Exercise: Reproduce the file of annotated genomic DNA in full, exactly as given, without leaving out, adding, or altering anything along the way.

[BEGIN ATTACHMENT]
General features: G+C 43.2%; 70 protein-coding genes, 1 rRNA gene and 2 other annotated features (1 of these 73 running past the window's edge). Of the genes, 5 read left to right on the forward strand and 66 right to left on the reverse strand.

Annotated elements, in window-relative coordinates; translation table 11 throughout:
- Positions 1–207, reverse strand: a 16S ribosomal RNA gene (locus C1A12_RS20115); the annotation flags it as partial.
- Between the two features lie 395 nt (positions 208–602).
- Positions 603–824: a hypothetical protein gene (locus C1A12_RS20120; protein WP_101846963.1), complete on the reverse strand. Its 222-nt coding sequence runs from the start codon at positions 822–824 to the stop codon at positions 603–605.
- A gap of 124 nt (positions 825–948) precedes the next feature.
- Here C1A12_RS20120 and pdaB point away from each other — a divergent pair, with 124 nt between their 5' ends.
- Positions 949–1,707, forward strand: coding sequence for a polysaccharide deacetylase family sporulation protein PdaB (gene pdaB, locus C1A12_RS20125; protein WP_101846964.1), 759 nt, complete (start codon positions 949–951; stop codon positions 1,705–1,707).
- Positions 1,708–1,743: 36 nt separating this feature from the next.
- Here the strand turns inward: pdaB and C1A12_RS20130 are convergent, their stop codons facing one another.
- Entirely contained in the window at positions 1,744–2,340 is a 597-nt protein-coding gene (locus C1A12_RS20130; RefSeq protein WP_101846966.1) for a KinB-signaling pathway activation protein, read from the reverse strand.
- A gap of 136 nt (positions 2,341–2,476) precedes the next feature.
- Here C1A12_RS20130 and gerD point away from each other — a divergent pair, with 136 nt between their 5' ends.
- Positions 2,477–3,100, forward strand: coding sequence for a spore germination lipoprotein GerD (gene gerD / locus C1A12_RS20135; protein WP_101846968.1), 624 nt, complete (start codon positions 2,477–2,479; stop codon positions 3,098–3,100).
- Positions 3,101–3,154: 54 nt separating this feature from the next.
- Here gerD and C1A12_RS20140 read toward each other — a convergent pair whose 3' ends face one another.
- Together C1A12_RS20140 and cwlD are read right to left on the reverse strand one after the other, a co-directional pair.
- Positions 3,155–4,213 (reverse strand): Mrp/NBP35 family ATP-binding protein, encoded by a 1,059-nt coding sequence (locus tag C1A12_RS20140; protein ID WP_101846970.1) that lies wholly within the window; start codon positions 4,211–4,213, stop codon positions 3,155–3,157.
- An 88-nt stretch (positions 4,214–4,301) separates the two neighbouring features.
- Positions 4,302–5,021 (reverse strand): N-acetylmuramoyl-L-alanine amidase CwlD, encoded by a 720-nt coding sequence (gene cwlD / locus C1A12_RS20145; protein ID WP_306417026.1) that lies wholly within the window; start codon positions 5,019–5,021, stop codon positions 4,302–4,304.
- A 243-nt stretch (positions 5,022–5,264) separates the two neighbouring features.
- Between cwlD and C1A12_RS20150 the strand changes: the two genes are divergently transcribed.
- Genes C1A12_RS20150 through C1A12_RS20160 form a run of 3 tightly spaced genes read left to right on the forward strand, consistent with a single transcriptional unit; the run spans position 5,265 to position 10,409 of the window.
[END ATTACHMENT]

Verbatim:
General features: G+C 43.2%; 70 protein-coding genes, 1 rRNA gene and 2 other annotated features (1 of these 73 running past the window's edge). Of the genes, 5 read left to right on the forward strand and 66 right to left on the reverse strand.

Annotated elements, in window-relative coordinates; translation table 11 throughout:
- Positions 1–207, reverse strand: a 16S ribosomal RNA gene (locus C1A12_RS20115); the annotation flags it as partial.
- Between the two features lie 395 nt (positions 208–602).
- Positions 603–824: a hypothetical protein gene (locus C1A12_RS20120; protein WP_101846963.1), complete on the reverse strand. Its 222-nt coding sequence runs from the start codon at positions 822–824 to the stop codon at positions 603–605.
- A gap of 124 nt (positions 825–948) precedes the next feature.
- Here C1A12_RS20120 and pdaB point away from each other — a divergent pair, with 124 nt between their 5' ends.
- Positions 949–1,707, forward strand: coding sequence for a polysaccharide deacetylase family sporulation protein PdaB (gene pdaB, locus C1A12_RS20125; protein WP_101846964.1), 759 nt, complete (start codon positions 949–951; stop codon positions 1,705–1,707).
- Positions 1,708–1,743: 36 nt separating this feature from the next.
- Here the strand turns inward: pdaB and C1A12_RS20130 are convergent, their stop codons facing one another.
- Entirely contained in the window at positions 1,744–2,340 is a 597-nt protein-coding gene (locus C1A12_RS20130; RefSeq protein WP_101846966.1) for a KinB-signaling pathway activation protein, read from the reverse strand.
- A gap of 136 nt (positions 2,341–2,476) precedes the next feature.
- Here C1A12_RS20130 and gerD point away from each other — a divergent pair, with 136 nt between their 5' ends.
- Positions 2,477–3,100, forward strand: coding sequence for a spore germination lipoprotein GerD (gene gerD / locus C1A12_RS20135; protein WP_101846968.1), 624 nt, complete (start codon positions 2,477–2,479; stop codon positions 3,098–3,100).
- Positions 3,101–3,154: 54 nt separating this feature from the next.
- Here gerD and C1A12_RS20140 read toward each other — a convergent pair whose 3' ends face one another.
- Together C1A12_RS20140 and cwlD are read right to left on the reverse strand one after the other, a co-directional pair.
- Positions 3,155–4,213 (reverse strand): Mrp/NBP35 family ATP-binding protein, encoded by a 1,059-nt coding sequence (locus tag C1A12_RS20140; protein ID WP_101846970.1) that lies wholly within the window; start codon positions 4,211–4,213, stop codon positions 3,155–3,157.
- An 88-nt stretch (positions 4,214–4,301) separates the two neighbouring features.
- Positions 4,302–5,021 (reverse strand): N-acetylmuramoyl-L-alanine amidase CwlD, encoded by a 720-nt coding sequence (gene cwlD / locus C1A12_RS20145; protein ID WP_306417026.1) that lies wholly within the window; start codon positions 5,019–5,021, stop codon positions 4,302–4,304.
- A 243-nt stretch (positions 5,022–5,264) separates the two neighbouring features.
- Between cwlD and C1A12_RS20150 the strand changes: the two genes are divergently transcribed.
- Genes C1A12_RS20150 through C1A12_RS20160 form a run of 3 tightly spaced genes read left to right on the forward strand, consistent with a single transcriptional unit; the run spans position 5,265 to position 10,409 of the window.